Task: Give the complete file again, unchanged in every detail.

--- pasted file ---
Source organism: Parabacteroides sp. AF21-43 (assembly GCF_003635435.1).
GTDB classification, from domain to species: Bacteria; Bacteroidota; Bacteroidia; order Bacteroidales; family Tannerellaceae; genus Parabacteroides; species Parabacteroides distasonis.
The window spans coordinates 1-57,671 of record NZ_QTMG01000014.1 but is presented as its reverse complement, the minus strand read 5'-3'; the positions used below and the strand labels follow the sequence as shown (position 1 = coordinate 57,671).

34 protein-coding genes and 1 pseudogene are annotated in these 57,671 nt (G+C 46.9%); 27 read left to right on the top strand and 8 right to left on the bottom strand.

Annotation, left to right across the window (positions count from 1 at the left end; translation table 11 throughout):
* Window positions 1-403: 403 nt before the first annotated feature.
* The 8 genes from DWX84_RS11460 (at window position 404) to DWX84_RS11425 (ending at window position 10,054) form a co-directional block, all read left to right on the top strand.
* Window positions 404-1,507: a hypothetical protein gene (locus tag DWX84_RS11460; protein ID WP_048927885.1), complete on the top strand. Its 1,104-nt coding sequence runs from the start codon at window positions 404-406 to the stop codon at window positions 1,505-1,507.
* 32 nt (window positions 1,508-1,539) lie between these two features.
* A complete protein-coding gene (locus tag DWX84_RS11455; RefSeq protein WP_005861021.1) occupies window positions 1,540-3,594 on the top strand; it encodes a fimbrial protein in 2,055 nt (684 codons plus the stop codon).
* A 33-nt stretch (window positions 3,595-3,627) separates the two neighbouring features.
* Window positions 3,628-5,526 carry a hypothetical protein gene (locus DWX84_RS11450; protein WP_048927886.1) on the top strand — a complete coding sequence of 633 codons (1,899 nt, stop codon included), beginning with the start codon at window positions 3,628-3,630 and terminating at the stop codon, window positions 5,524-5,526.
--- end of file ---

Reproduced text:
Source organism: Parabacteroides sp. AF21-43 (assembly GCF_003635435.1).
GTDB classification, from domain to species: Bacteria; Bacteroidota; Bacteroidia; order Bacteroidales; family Tannerellaceae; genus Parabacteroides; species Parabacteroides distasonis.
The window spans coordinates 1-57,671 of record NZ_QTMG01000014.1 but is presented as its reverse complement, the minus strand read 5'-3'; the positions used below and the strand labels follow the sequence as shown (position 1 = coordinate 57,671).

34 protein-coding genes and 1 pseudogene are annotated in these 57,671 nt (G+C 46.9%); 27 read left to right on the top strand and 8 right to left on the bottom strand.

Annotation, left to right across the window (positions count from 1 at the left end; translation table 11 throughout):
* Window positions 1-403: 403 nt before the first annotated feature.
* The 8 genes from DWX84_RS11460 (at window position 404) to DWX84_RS11425 (ending at window position 10,054) form a co-directional block, all read left to right on the top strand.
* Window positions 404-1,507: a hypothetical protein gene (locus tag DWX84_RS11460; protein ID WP_048927885.1), complete on the top strand. Its 1,104-nt coding sequence runs from the start codon at window positions 404-406 to the stop codon at window positions 1,505-1,507.
* 32 nt (window positions 1,508-1,539) lie between these two features.
* A complete protein-coding gene (locus tag DWX84_RS11455; RefSeq protein WP_005861021.1) occupies window positions 1,540-3,594 on the top strand; it encodes a fimbrial protein in 2,055 nt (684 codons plus the stop codon).
* A 33-nt stretch (window positions 3,595-3,627) separates the two neighbouring features.
* Window positions 3,628-5,526 carry a hypothetical protein gene (locus DWX84_RS11450; protein WP_048927886.1) on the top strand — a complete coding sequence of 633 codons (1,899 nt, stop codon included), beginning with the start codon at window positions 3,628-3,630 and terminating at the stop codon, window positions 5,524-5,526.